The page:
The Alaskan Malamute is the largest of the sled dogs and really enjoys pulling. Very powerful. Generally well mannered in the home if properly exercised. Good sense of smell. Can withstand an immense amount of cold, but has very low heat tolerance. A digger, and may be a howler. Like many northern breeds, he has a wonderful smile. A roamer who should not be let off a leash in an unfenced area. Best with an experienced owner.
United States; the Alaskan Malamute one of the most ancient breeds believed to be the descendant of the Arctic wolf.
Sled dog; hunter of polar bear.
Alaskan Malamutes are affectionate, social, extremely loyal, dominant, tenacious, and strong-willed.
Typically 58.5 to 63.5 cm and 34 to 38 kg; a definite wolf-like appearance. The usual colours range from light grey through intermediate shadings to black, sable, and shading of sable to red. Pure white Alaskan Malamutes are rare.
Medium-long, harsh, dense outer coat; soft, oily undercoat. Some come in a “woolly” variety, which, while unacceptable for show dogs, has a certain charm. High maintenance; needs weekly brushing, daily brushing when shedding, which is seasonally very heavy. Professional grooming is optional.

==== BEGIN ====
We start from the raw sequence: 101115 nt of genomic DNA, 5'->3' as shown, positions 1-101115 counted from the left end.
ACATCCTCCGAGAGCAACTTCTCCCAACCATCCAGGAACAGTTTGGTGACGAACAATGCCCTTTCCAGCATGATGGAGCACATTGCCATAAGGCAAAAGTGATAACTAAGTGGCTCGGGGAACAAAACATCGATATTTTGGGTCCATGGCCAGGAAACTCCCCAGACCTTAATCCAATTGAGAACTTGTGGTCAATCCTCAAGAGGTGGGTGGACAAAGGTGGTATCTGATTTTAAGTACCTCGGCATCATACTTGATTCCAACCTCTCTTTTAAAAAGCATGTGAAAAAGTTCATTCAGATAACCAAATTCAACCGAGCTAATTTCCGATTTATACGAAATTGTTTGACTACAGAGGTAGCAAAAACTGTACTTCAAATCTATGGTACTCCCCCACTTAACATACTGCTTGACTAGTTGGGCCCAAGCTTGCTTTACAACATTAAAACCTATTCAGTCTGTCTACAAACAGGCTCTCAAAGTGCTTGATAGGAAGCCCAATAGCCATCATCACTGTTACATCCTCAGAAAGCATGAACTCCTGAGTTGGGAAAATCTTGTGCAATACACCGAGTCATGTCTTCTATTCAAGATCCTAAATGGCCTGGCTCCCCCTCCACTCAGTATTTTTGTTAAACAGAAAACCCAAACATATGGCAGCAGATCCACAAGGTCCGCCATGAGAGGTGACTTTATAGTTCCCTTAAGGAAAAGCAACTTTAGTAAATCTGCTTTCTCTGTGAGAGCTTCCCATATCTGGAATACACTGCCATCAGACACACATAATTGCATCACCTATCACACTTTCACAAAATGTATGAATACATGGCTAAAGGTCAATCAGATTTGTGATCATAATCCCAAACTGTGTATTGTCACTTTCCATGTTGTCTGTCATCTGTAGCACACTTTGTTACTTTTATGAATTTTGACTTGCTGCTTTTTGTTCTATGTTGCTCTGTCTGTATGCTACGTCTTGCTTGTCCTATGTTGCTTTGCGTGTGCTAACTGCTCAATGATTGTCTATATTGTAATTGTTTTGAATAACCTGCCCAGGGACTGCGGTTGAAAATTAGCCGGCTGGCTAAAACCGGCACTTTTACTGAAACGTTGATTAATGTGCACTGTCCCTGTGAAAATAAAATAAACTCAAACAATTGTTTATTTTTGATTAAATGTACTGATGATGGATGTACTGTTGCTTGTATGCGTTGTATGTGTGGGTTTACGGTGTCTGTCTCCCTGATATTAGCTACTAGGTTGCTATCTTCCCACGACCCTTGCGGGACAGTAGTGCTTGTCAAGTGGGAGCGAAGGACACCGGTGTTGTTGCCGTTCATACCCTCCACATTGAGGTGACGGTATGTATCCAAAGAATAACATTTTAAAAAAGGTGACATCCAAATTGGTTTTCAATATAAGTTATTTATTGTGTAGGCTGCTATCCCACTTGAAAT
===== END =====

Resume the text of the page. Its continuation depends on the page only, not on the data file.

12 to 16 years.
Glaucoma, hip dysplasia, zinc-deficiency skin disorders, chondrodysplasia (dwarfism), also prone to bloat.
High; must have vigorous daily exercise (be careful not to overdo it in warm weather); without exercise, can be hyperactive or destructive or become overweight. Lack of exercise can contribute to problem behaviours like digging and barking.
Not suited for apartment life; Alaskan Malamutes need a high fenced-in yard with base buried as they can dig their way out.
Not a one-person dog. Good with older kids, but should be supervised; not good with young children. He is ridiculously friendly, and will probably kiss anyone who breaks into your house. Alaskan Malamutes seem to have no inclination to guard your property. He is not a good guard dog. Can be quite aggressive toward other dogs, at least until the hierarchy is established; will not like your cat or other small pets.
Low to average; does best with a strong, experienced, patient trainer. Will try to dominate his owner unless trained well and early; does not make a good obedience dog. Although it can be difficult to train Malamutes for formal obedience, it is not particularly hard to train them to be well mannered because they love to please. Some may be difficult to housebreak.
Sledding, skijoring, search and rescue, weight-pulling and racing.